Ms. Butler, who was appointed by Gov. Gavin Newsom just weeks ago to fill Dianne Feinstein’s seat, said she had realized that “this is not the greatest use of my voice.”

Laphonza Butler, who was appointed less than three weeks ago to fill the Senate seat left vacant by Dianne Feinstein’s death, said on Thursday that she would not run next year for the office, clearing the way for an open race in California that features three Democratic congressional members and a former Major League Baseball star.

In an interview with The New York Times, Senator Butler said that she intended to be “the loudest, proudest champion of California” in the remaining months of her term, but that she had realized “this is not the greatest use of my voice.”

A longtime California labor leader and rising star in the state’s Democratic Party, Ms. Butler was the president of the political action committee Emily’s List when Gov. Gavin Newsom appointed her this month. The swift decision came days after Ms. Feinstein’s death, and after a promise by Mr. Newsom to name a Black woman to complete the senator’s term.

Ms. Butler, 44, is the second Black woman to represent California in the Senate, after Vice President Kamala Harris, and the first openly L.G.B.T.Q. senator from the state.

She said that after she took office this month, she gave more serious thought to her long-term career prospects and consulted more deeply with her wife and 9-year-old daughter.

She said no single event or concern had influenced her decision, and she did not rule out a future run for elective office. Many in California Democratic circles said she would have been a formidable candidate, despite the relatively short time to build a campaign before the primary in March, and name recognition in the nation’s most populous state.

“I know it’s surprising — folks don’t traditionally see people who have power let it go, but this is a moment where I’ve had to mind my own truth and hold it in my own heart,” she said.

Californians will still have a wealth of candidates to choose from. Three high-profile Democratic members of Congress — Representatives Katie Porter, Adam Schiff and Barbara Lee — had been campaigning for months when Senator Feinstein died at 90 in late September. Steve Garvey, the former first baseman for the Los Angeles Dodgers and San Diego Padres, has also announced his candidacy as a Republican.

Several other Democrats, including Lexi Reese, a business executive from Silicon Valley, and Christina Pascucci, a Los Angeles newscaster, have also entered the race. So has Eric Early, a conservative Republican who has run unsuccessfully for Congress and state attorney general.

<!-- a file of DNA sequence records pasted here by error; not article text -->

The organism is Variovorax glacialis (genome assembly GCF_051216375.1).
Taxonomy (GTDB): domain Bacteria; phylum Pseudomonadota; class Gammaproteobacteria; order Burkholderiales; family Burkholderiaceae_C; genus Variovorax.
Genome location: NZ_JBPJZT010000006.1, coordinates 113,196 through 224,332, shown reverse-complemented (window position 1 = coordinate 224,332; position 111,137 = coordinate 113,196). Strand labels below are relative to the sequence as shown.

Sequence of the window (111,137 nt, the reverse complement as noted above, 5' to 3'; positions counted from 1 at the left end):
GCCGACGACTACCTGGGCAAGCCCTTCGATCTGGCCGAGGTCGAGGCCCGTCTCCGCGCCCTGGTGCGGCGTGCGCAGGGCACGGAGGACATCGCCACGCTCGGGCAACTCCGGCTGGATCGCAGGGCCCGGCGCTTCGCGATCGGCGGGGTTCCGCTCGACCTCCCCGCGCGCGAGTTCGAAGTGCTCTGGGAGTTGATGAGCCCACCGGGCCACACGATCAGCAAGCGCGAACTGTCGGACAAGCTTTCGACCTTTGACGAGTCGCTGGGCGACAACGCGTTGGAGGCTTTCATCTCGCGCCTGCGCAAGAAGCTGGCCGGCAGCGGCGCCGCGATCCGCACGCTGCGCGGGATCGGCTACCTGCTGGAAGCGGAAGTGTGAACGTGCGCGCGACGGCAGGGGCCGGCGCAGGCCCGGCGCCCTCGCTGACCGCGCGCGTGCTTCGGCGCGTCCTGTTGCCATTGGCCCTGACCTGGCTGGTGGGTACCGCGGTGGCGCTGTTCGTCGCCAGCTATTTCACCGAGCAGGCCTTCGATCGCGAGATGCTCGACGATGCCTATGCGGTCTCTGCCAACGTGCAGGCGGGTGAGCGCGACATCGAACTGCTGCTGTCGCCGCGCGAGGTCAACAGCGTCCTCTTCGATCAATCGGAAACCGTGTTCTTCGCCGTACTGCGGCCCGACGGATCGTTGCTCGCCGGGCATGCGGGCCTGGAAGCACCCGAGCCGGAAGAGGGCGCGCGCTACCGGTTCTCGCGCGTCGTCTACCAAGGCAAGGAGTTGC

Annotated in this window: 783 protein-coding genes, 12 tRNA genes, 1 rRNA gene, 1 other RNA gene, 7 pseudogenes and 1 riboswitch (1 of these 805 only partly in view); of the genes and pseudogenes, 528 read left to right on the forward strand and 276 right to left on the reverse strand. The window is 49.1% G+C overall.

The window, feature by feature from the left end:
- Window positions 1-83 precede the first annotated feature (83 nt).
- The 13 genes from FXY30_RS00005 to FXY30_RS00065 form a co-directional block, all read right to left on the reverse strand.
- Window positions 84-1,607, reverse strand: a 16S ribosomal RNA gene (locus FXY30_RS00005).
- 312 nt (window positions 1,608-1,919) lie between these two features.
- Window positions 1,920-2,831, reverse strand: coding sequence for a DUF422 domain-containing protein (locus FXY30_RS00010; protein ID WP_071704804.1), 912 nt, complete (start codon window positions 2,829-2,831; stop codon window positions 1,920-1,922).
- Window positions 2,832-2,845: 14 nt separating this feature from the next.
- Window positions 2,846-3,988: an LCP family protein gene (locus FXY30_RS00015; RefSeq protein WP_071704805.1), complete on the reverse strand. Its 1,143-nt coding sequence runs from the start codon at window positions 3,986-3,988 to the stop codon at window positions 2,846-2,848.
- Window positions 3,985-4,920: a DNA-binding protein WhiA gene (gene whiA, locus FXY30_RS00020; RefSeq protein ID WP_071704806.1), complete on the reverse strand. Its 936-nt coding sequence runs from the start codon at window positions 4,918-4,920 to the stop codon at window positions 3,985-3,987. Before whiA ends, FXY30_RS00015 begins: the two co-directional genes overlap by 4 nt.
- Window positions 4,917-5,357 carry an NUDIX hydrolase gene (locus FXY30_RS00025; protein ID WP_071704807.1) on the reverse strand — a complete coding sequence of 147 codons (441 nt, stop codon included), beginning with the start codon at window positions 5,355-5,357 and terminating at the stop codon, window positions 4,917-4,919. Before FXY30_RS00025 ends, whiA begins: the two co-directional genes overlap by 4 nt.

Mr. Schiff, who has the support of Nancy Pelosi, the former House speaker has amassed more than $30 million in cash, according to his most recent campaign filing, and polls have consistently shown him and Ms. Porter in the lead.

Ms. Butler said on Thursday that she had not yet decided whether to endorse anyone in next year’s Senate race.

“I haven’t thought about it much,” she said. “I have a great deal of respect for all the people who are running but I haven’t made any decisions yet.”

Ms. Butler spent nearly two decades at the Service Employees International Union, where she led a branch in California representing some 325,000 home-care workers. Her accomplishments included leading the fight for a $15 minimum wage in the state. Before taking the Senate appointment, Ms. Butler helmed Emily’s List, a powerhouse organization that helps Democratic women in favor of abortion rights get elected.

She also worked for a political consulting firm, where she advised Vice President Harris, Governor Newsom and the ride-share company Uber. She later was in charge of political advocacy at Airbnb.

Her appointment was politically complex for Mr. Newsom. Black members of Congress had mounted a campaign to persuade the governor to appoint Representative Lee, a longtime Bay Area congresswoman who is Black. They were upset in September when Mr. Newsom told NBC News that if Senator Feinstein had left office early, he would appoint a Black woman who would only serve on an interim basis.

After Ms. Feinstein’s death, Mr. Newsom shifted course and said that Ms. Butler could run for the seat in 2024 if she wanted to. Black leaders, including Representative Lee, praised his selection.

On Thursday, Aimee Allison, the founder of She the People, an organization that helps elect women of color, urged Ms. Butler to endorse Representative Lee.

“I applaud Senator Butler’s decision and look forward to working with her in the coming year,” Ms. Allison said in a statement. “She has the opportunity to be — once again — a queenmaker, this time for the next senator of California.”

Senator Butler said on Thursday that she was moved by the heady aftermath following her appointment. But, she said, in the ensuing days — including several spent in quarantine after she tested positive for Covid-19 — she discovered that “there are lots of ways for you to serve and to be of service.”

“I think I’m a typical millennial Gen-Xer who wants to offer my time and talents in ways that best speak to me,” she said. “Just because you can win a campaign doesn’t always mean you should run a campaign.”




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